The Divinity of Animals

“Animals are divine messengers of miracles that go far beyond emotional comfort and practical assistance. Talk to those who have been transported to a heavenly place by the gentle purring of a kitten or whose broken hearts, burdened by worry and pain, have been mended by a dog licking their hand. They will tell you that animals connect them with the River of Life in ways poets imagine and mystics contemplate. They will tell you that their deepest and most sincere relationships with animals are spiritual partnerships.”

–  Allen Anderson, Angel Animals: Divine Messengers of Miracles

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In Praise of Cats

“I have studied many philosophers and many cats. The wisdom of cats is infinitely superior.”
― Hippolyte Taine (French critic and historian)

“I believe cats to be spirits come to earth. A cat, I am sure, could walk on a cloud without coming through.”
Jules Verne (French novelist, poet and playwright)


“I love cats because I enjoy my home; and little by little, they become its visible soul.”
Jean Cocteau (French writer, artist and filmmaker)

“A cat has absolute emotional honesty: human beings, for one reason or another, may hide their feelings, but a cat does not.”
Ernest Hemingway (American novelist)

“I have lived with several Zen masters — all of them cats.”
Eckhart Tolle, The Power of Now: A Guide to Spiritual Enlightenment

“If you want to write, keep cats.”
—  Aldous Huxley (English author and screenwriter)

All photos (except the cat with the book) are copyrighted by Heather Joan Marinos and they may not be used or reproduced 

© Copyright 2017 Heather Joan Marinos. All rights reserved.

 

The Sound of Quiet

quiet water and sunset

 

“Cherish your solitude. Take trains by yourself to places you have never been. Sleep out alone under the stars. Learn how to drive a stick shift. Go so far away that you stop being afraid of not coming back. Say no when you don’t want to do something. Say yes if your instincts are strong, even if everyone around you disagrees. Decide whether you want to be liked or admired. Decide if fitting in is more important than finding out what you’re doing here. Believe in kissing.”  ― Eve Ensler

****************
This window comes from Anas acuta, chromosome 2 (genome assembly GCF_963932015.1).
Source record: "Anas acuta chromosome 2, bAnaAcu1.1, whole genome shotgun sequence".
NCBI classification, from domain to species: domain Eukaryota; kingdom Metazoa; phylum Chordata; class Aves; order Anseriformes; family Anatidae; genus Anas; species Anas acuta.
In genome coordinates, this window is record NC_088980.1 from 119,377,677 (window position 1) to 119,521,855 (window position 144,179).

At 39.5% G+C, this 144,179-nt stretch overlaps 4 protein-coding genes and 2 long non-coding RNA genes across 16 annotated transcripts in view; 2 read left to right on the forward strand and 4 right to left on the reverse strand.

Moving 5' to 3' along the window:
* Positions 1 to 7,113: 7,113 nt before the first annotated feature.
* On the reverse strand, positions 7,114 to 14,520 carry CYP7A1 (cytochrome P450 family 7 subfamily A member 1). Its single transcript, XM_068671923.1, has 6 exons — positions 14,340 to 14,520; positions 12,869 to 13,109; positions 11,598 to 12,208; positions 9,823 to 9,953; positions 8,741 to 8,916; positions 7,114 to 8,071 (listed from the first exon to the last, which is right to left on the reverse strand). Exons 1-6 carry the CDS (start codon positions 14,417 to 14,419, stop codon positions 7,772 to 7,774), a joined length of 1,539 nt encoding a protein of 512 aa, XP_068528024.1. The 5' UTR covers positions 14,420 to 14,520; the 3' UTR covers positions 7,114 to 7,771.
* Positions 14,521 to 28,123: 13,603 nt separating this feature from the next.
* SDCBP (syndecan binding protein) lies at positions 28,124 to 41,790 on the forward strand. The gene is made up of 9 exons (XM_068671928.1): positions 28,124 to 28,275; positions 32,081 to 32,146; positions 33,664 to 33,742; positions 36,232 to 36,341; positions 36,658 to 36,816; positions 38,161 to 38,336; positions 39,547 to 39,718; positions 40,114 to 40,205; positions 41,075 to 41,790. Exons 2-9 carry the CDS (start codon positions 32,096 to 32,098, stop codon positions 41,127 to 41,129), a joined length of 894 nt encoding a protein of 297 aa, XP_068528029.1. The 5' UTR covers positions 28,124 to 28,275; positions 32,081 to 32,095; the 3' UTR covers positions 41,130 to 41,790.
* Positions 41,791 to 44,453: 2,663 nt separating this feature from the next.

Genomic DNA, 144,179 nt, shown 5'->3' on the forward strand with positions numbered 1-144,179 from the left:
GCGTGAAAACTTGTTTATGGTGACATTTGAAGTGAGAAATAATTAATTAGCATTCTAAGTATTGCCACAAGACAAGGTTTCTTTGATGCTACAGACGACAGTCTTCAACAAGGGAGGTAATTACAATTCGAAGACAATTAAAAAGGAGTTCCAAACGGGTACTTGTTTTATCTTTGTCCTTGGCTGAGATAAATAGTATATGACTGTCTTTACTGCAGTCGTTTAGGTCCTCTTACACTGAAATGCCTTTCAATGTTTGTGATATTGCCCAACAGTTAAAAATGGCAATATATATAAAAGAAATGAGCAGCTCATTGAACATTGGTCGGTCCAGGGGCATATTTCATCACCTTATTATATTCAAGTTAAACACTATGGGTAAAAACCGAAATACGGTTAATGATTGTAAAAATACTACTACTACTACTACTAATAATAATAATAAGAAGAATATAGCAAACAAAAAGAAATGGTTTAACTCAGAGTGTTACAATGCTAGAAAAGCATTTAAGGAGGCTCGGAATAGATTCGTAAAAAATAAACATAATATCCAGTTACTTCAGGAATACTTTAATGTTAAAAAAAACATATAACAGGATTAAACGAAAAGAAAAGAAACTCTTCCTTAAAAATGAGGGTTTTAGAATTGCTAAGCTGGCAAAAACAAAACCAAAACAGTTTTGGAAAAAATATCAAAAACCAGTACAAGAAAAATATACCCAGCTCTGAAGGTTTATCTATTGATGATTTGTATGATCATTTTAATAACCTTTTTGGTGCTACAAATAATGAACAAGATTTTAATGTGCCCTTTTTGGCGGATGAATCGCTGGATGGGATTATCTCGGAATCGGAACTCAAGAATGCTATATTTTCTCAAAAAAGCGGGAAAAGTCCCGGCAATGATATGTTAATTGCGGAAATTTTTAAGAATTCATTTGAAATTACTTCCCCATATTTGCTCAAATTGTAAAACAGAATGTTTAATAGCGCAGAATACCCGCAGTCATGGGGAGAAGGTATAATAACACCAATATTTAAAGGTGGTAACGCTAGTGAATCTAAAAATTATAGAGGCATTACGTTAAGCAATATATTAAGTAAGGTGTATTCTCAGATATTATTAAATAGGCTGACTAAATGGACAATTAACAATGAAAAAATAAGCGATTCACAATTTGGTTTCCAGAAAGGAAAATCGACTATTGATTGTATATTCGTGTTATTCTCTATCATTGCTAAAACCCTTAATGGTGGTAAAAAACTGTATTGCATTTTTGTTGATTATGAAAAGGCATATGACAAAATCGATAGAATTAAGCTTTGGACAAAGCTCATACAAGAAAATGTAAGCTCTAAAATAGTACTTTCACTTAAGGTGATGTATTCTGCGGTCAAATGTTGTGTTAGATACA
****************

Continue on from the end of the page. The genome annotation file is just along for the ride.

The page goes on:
Every so often, I like to take a ‘time out’ … to reflect and to dream and, yes, to write. Not blogs, but books.

There is no better tonic, in my view, for cleansing emotional toxins and for clearing the mind than the sound of quiet.

Some call it meditation.

For me, it doesn’t involve stretching or sitting in the lotus position or chanting “Om” …. it simply means that I spend some solitary time, enjoying my own company – no phone calls, no Skype, no visitors.  My husband, cats and dog respect my solitude and always greet me with a smile, a purr and a wag when I resurface.

Taking the time to breathe and rapture in the sound of quiet is not a luxury.  It’s a necessity, a sanity check.

Yes, we all live hectic and busy lives.  There’s so much noise all around us. However, I cannot stress enough how imperative it is for each of us to take the time (make the time) to be still and quiet. By “still” I don’t necessarily mean sitting still, but being still in oneself.  I do that while gardening, working on a home renovation project, reading, taking a long walk and, of course, writing.

I hope that you will take some time out… just for yourself.  Be still. Rejuvenate. Above all, be well.

And so, I’ll sign off for now.

“Cultivate solitude and quiet and a few sincere friends, rather than mob merriment, noise and thousands of nodding acquaintances.”  William Powell

 

The Year of the Cat

Ollie